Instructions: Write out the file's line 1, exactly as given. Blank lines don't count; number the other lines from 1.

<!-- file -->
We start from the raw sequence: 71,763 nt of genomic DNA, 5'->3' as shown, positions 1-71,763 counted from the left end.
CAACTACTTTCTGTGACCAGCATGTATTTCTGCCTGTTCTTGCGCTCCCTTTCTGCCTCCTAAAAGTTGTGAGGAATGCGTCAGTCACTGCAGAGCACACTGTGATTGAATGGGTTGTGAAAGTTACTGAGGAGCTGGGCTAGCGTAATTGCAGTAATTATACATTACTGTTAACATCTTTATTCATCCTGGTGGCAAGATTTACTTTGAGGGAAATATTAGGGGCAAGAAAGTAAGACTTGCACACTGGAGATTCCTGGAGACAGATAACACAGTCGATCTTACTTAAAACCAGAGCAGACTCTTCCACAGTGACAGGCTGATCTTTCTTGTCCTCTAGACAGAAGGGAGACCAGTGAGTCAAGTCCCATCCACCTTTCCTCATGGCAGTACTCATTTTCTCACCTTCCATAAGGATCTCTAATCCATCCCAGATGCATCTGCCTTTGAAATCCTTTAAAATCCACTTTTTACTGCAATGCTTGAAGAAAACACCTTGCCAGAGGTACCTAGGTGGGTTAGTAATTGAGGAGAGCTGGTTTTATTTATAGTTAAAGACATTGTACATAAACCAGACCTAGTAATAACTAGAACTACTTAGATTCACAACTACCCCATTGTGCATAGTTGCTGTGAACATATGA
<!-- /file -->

We start from the raw sequence: 71,763 nt of genomic DNA, 5'->3' as shown, positions 1-71,763 counted from the left end.